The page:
"Andy Findon and Geoff Eales's The Dancing Flute is a CD for solo flute and piano that ranges from warm free-flowing jazz with virtuosic tendencies to tinges of, say, Pat Metheny. For me it's perfect Saturday morning music. When you're putting on your second pot of tea and you're throwing open the curtains and the shutters, this is the disc you want on your player. It's full of inventiveness and colour and is so fresh." BBC Music Magazine
'Andy Findon and pianist Geoff Eales creates an enjoyable fusion of classical and popular styles.
From the outset, the high recording quality is evident, with the rich piano sound evenly balanced against Findon’s flute. Eternal Dance provides virtuosic displays from both players, with strong rhythms and unfaltering energy throughout. This cannot help but dazzle, and the popular style is attractive and catchy. The more relaxed jazz style of Song for my Mother is equally appealing, with warm harmonies and a touching atmosphere. The pounding energy of In Pocket is infectious, with another impressive display of finger technique and ensemble playing. The central slow section is expressively and beautifully phrased, and the mood contrasts with the impressively executed unisons which lead into the recap. There is a sense of joy about the end of this track and it can’t help but elicit a smile.
Remembrance is a soulful and melodic track, with an expressive piano solo in the centre. The two instruments weave around each other with a sense of flow and contemplative introspection. Elf Dance has some sprightly rhythmic patterns over a rock-style piano texture. Lochria’s Rhumba is a gentle and light-hearted track for alto flute and piano which would make an excellent encore piece for a low flutes recital. In the Eyes of a Child has an effectively simple opening and a well shaped tin whistle melody, which is beautifully played. There is something nostalgic about this track, and Findon’s range of expression proves that this is an instrument which can be taken seriously and used to excellent musical effect. Farewell Patagonia is in an appealing Tango style, and includes both humour and brilliance. The Sad Little Geisha Girl has an atmospheric jazz feel and a mournful mood. Force 11 features the piccolo in a contemporary-styled opening, which breaks away to a rhythmically punchy, almost Shostakovich-esque melody over a Brubeck-style piano ostinato. The laid back bass flute of Ice Maiden has a darkly Latin feel, while Pan Dance is another up-tempo fling, with energy in abundance. The disc’s final track, The Last Kiss, is a smooth waltz with well-phrased melody lines and a gently undulating accompaniment.
The music is popular in feel and likely to appeal to a wide ranging audience.' Carla Rees, Pan Magazine, March 2013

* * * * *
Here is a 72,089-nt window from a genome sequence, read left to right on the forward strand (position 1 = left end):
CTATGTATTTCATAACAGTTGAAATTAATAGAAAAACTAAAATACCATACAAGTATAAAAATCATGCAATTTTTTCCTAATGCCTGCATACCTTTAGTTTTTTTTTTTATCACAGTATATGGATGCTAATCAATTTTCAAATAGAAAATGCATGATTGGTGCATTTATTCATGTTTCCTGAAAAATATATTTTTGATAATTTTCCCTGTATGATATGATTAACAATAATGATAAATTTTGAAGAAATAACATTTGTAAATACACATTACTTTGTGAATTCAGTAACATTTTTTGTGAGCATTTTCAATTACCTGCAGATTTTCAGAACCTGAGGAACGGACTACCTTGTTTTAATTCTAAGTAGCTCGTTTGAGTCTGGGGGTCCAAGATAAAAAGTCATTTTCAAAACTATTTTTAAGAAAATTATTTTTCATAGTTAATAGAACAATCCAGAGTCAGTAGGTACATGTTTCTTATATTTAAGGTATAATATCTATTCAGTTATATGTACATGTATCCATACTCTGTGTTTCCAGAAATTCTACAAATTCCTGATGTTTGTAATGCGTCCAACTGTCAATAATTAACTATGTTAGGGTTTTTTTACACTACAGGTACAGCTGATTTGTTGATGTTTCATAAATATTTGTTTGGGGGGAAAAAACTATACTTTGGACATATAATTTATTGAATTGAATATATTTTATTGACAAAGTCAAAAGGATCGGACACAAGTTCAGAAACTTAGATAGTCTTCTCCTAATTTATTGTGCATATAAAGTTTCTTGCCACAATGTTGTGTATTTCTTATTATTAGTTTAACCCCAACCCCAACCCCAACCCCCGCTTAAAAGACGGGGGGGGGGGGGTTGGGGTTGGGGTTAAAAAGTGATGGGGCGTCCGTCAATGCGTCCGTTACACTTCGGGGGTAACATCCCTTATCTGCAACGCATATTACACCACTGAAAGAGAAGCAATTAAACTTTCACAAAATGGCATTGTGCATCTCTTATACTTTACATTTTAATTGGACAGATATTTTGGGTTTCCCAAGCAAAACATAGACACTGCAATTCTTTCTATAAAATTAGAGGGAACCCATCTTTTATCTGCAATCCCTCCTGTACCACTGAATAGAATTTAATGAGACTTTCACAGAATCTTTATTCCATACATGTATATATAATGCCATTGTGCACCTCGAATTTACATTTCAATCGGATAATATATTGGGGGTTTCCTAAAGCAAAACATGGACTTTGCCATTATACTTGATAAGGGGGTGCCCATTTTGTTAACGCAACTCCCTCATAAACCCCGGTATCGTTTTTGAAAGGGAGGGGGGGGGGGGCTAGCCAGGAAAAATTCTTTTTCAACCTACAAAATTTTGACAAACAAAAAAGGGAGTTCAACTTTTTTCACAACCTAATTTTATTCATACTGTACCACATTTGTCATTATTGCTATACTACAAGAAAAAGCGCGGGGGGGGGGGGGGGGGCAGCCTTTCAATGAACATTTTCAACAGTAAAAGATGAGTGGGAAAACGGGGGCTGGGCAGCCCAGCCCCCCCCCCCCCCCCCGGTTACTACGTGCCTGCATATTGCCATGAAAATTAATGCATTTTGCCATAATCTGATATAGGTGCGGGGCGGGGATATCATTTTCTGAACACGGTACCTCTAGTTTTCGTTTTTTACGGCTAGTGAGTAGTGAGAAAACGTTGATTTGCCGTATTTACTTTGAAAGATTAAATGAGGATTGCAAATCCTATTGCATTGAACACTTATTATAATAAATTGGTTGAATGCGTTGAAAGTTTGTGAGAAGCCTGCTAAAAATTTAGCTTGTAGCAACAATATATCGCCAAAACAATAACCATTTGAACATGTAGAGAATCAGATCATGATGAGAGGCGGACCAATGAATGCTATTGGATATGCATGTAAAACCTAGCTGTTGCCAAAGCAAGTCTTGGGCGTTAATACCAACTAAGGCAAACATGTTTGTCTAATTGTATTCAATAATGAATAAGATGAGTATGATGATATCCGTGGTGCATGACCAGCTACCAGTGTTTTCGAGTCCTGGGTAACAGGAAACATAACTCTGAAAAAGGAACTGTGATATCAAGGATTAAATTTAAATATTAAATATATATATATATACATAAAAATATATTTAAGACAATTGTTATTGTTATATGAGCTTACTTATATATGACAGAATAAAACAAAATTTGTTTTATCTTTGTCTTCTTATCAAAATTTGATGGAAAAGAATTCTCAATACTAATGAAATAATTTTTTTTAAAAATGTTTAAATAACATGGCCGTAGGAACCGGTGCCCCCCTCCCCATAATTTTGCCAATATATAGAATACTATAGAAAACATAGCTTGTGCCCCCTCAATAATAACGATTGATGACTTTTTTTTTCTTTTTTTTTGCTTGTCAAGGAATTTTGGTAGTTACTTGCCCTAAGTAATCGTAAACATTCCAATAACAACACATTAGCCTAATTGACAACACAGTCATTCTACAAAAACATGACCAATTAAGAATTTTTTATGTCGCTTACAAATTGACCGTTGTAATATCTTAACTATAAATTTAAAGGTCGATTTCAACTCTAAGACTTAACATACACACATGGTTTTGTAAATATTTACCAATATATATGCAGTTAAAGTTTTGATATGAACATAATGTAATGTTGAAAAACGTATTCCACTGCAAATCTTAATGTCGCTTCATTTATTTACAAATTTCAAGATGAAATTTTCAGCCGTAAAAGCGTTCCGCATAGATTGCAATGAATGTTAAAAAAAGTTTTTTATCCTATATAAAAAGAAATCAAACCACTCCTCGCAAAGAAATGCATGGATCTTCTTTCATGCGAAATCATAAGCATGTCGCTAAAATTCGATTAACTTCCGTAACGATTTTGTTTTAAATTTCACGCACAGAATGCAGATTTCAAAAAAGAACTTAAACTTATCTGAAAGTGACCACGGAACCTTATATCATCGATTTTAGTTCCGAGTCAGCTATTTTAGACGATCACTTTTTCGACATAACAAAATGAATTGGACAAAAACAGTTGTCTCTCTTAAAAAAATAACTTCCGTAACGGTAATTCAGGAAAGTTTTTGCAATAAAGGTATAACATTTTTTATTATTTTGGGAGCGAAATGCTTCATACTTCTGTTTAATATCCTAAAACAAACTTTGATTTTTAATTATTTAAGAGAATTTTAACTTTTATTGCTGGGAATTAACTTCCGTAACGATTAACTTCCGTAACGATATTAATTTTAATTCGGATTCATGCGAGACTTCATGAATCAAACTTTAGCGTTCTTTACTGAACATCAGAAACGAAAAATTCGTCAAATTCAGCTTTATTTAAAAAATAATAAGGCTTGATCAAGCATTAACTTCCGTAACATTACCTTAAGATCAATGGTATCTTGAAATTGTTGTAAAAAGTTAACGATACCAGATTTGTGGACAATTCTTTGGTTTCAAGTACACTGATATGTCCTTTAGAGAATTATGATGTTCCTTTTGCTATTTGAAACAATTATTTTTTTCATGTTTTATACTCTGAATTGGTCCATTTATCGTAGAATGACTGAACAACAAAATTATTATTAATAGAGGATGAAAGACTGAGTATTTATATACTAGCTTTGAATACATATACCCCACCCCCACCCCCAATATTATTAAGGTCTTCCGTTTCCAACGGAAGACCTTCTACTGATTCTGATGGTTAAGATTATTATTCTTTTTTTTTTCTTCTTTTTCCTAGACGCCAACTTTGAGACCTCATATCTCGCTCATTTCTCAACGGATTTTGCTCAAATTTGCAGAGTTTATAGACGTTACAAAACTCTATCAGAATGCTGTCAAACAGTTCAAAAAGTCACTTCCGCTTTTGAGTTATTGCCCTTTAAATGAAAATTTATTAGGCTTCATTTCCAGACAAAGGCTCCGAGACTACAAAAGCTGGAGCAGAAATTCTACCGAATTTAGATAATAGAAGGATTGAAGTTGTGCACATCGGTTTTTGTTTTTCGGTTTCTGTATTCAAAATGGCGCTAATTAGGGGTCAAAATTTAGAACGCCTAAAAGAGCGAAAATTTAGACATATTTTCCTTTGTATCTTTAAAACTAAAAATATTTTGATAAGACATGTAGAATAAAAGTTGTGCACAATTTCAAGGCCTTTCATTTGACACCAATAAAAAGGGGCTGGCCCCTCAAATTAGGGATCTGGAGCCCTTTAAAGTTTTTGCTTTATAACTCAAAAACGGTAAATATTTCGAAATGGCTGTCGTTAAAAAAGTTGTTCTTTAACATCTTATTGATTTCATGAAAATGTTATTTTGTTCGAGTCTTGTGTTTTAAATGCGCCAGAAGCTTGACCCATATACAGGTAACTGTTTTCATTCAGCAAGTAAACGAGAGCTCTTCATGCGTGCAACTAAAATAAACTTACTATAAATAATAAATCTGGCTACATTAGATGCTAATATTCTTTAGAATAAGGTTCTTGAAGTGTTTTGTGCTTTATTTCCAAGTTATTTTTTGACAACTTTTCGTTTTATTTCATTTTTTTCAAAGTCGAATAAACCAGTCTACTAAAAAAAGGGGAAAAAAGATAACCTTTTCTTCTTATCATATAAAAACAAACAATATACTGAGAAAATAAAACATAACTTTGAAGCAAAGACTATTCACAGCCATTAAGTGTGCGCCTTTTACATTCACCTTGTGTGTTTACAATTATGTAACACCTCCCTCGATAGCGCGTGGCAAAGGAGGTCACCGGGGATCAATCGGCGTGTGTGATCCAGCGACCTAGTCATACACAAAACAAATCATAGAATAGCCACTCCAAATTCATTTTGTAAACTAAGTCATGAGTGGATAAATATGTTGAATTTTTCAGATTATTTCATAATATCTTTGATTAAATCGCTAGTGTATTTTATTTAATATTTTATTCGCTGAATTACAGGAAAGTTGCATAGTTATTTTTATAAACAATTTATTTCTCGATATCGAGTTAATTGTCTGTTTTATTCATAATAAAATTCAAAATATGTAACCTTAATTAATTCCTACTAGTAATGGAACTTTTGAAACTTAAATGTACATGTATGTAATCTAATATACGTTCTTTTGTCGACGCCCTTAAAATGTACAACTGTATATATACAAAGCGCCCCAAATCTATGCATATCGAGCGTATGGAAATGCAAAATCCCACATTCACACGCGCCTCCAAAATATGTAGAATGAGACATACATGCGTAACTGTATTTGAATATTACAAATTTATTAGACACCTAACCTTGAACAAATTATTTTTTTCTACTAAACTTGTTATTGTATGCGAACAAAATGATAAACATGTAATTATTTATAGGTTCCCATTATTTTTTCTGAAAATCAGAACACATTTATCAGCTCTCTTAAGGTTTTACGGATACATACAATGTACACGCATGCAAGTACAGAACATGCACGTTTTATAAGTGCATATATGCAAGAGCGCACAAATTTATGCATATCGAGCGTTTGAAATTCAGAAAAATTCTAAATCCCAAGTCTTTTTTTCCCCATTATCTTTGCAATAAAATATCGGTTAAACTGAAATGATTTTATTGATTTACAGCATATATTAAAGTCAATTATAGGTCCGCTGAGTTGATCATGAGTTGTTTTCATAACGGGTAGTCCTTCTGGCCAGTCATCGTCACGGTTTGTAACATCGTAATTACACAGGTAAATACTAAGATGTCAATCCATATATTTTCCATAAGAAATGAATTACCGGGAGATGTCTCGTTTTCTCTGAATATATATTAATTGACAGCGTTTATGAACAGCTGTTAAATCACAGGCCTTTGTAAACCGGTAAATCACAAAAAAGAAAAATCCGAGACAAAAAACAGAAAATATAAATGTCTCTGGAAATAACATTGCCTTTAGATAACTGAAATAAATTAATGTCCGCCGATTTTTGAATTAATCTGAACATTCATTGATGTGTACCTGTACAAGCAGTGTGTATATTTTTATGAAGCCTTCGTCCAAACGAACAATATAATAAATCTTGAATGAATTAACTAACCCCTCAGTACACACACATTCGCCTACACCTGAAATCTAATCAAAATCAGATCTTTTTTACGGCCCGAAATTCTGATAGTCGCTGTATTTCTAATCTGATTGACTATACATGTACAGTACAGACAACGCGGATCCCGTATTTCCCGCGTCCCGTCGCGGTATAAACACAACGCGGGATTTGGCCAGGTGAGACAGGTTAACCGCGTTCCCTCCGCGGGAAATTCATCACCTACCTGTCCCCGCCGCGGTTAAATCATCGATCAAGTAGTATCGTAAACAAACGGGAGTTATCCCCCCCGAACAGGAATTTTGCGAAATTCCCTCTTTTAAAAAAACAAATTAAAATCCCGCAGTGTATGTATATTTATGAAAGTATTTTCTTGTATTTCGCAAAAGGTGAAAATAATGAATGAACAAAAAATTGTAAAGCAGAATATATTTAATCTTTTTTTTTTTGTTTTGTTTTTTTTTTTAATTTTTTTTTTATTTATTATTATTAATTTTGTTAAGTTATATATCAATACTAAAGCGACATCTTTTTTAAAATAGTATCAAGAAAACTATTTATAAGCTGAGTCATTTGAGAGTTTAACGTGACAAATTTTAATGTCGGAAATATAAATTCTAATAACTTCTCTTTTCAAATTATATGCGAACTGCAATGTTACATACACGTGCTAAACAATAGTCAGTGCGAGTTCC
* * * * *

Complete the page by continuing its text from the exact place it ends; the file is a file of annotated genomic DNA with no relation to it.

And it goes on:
'It's always good to listen to music we know and love, but it's even more refreshing and enjoyable to listen to new original material, especially when it is this good and so well performed' - Liz Goodwin, Flutewise, May 2013
'Though he’s an outstanding Jazz pianist, Geoff Eales studied composition under Alun Hoddinott and this selection of thirteen pieces shows the lighter, more compact side of his compositional nature. The works are for flute and piano and celebrate the joys of the dance.
The flautist is the exceptional Andy Findon who wields, as well, the penny whistle and piccolo. Eternal Dance is a catchy opener with Eales providing super-abundant and articulate jazz licks. Song for my Mother plays on the Horace Silver title and generates a different ambience altogether – warm lyricism. Virtuosity is to the fore in In the Pocket, with its tripartite ABA structure and characteristically elegant soloing from Eales. Wistful nostalgia is present in Remembrance – his titles are always apropos, and the strength of his lyrical inspiration is never in doubt.
Elf Dance, is a flighty swinger with a degree of Roots vibrancy to keep it grounded and there’s an especially nice, lonesome B section where the flute soliloquises sensitively. There’s a mid-tempo lope to Lochria’s Rhumbaand for In the Eyes of a Child Findon wields a penny whistle to impart Gaelic lyric hues. Faster and more international variety is provided by the Tango implicit in Farewell Patagonia whilst Eales’ inspiration in The Sad Little Geisha Girl is from a book, and is openly rhapsodic. Lest one suspect all is clement in this recital, there’s an allegro onrush in Force 11, a gale of a piece, not least when Findon is on the piccolo, taking things windy and high. Ice Maiden is played on the bass flute – a mysterious opus. Even the central section of Pan Dance can’t efface Eales’ essentially lyrical gift.
The disc is excellently recorded, succinctly annotated and expands still further Eales’ discography. Roll on the Symphony.' Jonathan Woolf, MusicWeb International, June 2013
To read the full review please visit: http://www.musicweb-international.com/classrev/2013/June13/Eales_Dancing_Flute_NI6216.htm